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Veps (also Vepsians) call themselves vepslaine, bepslaane, lüdilaine. Their language is called vepsän kel’, vepsän keli, also lüdikel. The latter may be derived from the Russian word lyudi (‘people’). Russians refer to the Veps as Chuds. The name Chud may originate from the Saami language, where the word čuđđe signified a strange and hostile people.


The ancient territory of the Veps is much larger than that of today. It comprised the area between Lake Ladoga, Lake Onega and Lake Beloye. The dispersed settlement of the Veps extended to the Northern Dvina River and the White Sea in the east. These days, the Veps live in small groups in two separate areas: on the southwestern coast of Lake Onega and in the Veps Upland.
The Veps live in the Republic of Karelia and in Vologda and Leningrad Oblasts, where Veps village groups are situated. Usually a group of villages (Veps: külä) has a name of Veps origin while a smaller village within it (Veps: deroun) is often of Russian origin. Frequently Veps villages have three names: Veps, Russian in the local colloquial language, and the official name in Russian.


In the 1940s, the Veps population was 30,000 – 40,000, while in 1989 it had declined to 12,501. According to the last census from 2010, there were 5,936 Veps, a 28% decline from 2002 when their number was 8,240. There were 3,613 speakers of the Veps language in 2010, a 37.2% decline from 2002 (5,753 speakers). Today, many Veps villages have been either Russified or abandoned.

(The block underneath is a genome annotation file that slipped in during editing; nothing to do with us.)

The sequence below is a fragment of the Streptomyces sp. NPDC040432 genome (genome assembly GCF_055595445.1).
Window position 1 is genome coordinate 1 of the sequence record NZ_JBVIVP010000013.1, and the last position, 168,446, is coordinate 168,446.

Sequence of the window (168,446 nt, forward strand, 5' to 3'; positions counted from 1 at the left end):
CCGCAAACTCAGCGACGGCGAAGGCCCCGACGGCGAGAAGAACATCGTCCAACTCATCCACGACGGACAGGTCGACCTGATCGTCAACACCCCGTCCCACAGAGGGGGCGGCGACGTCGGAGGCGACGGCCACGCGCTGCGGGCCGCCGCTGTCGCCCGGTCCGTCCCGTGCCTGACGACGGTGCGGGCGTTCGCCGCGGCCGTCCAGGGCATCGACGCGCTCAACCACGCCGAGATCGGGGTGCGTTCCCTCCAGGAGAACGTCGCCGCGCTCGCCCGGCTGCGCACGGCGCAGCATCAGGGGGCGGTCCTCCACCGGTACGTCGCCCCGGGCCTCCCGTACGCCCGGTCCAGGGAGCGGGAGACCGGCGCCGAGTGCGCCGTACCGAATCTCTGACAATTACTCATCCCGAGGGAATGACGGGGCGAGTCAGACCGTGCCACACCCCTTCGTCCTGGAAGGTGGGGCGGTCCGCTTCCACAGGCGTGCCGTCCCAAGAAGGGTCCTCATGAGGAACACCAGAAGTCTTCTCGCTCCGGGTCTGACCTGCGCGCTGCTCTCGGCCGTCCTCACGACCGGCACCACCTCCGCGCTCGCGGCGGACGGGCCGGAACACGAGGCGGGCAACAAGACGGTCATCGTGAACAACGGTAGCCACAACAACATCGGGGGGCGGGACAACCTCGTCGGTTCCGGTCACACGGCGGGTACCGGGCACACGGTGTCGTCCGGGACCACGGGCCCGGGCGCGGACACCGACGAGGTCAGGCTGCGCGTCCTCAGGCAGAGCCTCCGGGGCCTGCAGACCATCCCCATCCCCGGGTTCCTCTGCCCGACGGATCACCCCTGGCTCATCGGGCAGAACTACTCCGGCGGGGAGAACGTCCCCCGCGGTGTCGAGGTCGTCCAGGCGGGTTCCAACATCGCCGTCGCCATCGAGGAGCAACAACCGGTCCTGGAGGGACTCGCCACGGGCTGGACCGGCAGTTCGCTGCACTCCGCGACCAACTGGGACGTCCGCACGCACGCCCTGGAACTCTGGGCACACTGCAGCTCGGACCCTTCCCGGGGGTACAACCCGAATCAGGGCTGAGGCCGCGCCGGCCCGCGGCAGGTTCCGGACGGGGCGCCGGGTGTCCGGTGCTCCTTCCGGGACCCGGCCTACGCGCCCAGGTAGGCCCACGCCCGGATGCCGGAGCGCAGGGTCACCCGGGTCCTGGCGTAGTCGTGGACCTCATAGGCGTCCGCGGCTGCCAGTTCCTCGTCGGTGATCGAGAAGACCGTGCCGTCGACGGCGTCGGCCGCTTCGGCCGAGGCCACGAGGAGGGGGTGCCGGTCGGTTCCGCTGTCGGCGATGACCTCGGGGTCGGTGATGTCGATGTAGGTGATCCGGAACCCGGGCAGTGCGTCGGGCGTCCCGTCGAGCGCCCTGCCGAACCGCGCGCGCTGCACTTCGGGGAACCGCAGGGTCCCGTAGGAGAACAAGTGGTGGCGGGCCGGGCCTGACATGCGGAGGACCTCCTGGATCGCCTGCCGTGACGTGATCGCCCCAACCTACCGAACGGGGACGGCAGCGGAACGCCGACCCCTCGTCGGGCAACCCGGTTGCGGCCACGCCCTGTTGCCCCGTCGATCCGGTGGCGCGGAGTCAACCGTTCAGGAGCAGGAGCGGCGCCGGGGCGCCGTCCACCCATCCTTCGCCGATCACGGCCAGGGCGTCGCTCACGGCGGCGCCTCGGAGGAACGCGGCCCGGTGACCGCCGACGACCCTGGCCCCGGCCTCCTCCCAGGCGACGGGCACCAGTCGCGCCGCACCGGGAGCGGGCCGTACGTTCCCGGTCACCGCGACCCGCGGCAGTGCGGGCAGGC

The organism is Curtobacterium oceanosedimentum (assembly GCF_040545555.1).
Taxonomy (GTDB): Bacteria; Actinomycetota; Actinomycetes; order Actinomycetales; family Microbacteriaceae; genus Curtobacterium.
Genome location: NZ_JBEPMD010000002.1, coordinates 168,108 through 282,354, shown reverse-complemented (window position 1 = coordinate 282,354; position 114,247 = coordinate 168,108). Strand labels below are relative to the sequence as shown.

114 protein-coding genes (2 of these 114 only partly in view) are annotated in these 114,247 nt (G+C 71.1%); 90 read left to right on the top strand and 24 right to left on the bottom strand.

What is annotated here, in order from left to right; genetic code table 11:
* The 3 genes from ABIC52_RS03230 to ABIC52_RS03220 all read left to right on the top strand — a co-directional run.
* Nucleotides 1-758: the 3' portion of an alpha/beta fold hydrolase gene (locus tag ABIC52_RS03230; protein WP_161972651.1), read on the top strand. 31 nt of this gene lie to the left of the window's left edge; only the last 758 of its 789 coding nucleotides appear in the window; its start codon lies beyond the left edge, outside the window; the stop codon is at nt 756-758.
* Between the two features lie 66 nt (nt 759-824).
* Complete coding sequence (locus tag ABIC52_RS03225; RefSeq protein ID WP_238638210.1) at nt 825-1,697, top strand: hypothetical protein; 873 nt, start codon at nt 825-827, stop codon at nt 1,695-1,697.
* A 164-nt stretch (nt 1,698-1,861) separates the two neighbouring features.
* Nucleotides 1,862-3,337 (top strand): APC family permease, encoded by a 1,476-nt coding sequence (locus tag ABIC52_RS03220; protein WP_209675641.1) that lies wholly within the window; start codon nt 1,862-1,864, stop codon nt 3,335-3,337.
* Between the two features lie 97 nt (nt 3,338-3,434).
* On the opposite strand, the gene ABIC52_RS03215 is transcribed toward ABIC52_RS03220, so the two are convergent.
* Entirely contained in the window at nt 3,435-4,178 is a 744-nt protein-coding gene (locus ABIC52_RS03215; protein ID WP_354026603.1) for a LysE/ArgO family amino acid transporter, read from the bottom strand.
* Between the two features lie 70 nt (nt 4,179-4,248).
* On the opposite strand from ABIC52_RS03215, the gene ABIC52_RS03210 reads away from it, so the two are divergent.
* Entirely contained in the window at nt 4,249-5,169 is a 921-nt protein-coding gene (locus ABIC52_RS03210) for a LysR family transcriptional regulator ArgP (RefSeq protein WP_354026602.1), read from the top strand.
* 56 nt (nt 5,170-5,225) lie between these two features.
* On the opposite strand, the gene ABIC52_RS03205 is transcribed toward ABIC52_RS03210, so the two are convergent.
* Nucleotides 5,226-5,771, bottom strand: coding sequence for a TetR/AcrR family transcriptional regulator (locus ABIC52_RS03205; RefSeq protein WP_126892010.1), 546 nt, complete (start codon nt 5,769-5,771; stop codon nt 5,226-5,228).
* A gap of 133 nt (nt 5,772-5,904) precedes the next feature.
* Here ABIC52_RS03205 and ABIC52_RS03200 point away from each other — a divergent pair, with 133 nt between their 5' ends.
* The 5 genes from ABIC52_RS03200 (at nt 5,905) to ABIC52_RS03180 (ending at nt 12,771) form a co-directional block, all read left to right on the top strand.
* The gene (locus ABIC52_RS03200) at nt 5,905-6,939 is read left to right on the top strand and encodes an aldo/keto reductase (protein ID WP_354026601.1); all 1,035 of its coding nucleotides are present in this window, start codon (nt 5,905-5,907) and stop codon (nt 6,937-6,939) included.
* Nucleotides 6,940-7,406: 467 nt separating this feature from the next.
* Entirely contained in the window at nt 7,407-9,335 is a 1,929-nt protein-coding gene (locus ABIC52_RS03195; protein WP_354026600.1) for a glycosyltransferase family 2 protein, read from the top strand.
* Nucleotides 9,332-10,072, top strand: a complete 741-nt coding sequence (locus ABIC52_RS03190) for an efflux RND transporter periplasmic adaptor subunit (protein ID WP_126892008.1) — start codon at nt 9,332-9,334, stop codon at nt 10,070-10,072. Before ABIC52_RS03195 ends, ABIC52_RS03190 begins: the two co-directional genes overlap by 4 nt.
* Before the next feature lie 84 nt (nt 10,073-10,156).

The Veps language belongs to the northern group of Finnic languages alongside Finnish, Karelian and Izhorian languages. Veps has been called the Sanskrit of the Finnic languages due to its archaic nature – for instance, there is no consonant gradation as a result of which the language is very rule-based.

The Sound of the Vepsian languages (Numbers, Words, Sample Text & Prayer)/YT@Ilovelanguages!


The Veps (vas, vasina) have been first mentioned in the chronicle De origine actibusque Getarum (“On the Origin and Deeds of the Getae”), commonly known as Getica, completed by the Gothic scholar Jordanes in 551 AD. Back then, the main livelihoods of the Veps were slash-and-burn agriculture, cattle herding and hunting. The Veps tribe from Lake Beloye (ves’) participated in the establishment and expansion of the Novgorod Republic. Between 10th-11th centuries AD, the Veps exported furs via the Eastern route of the Vikings to Volga Bulgaria. At the same time, the Veps migrated to Eastern Karelia. In 1879, there were 25,600 Veps, of whom 7,300 lived on the coast of Lake Onega.

Modern Times

In the Republic of Karelia, the Veps have been recognised as one of Karelia’s three main ethnic groups. In January 1994, a Veps ethnic municipality was established in the Republic of Karelia, in traditional Veps territory on the western coast of Lake Onega. In 2002, its population was 3,493, of which 1,202 were Veps. In 2006, as a result of an administrative reform, the ethnic municipality was divided into 3 village settlements as part of the Onega Coast region.
The Veps Cultural Society was formed in 1989, and since 1990 the Veps language has been taught at Petrozavodsk State University. A Finno-Ugric school is operating with lessons for Veps, Karelian and Finnish children.

Further references 

Article in The Red Book of the Peoples of the Russian Empire.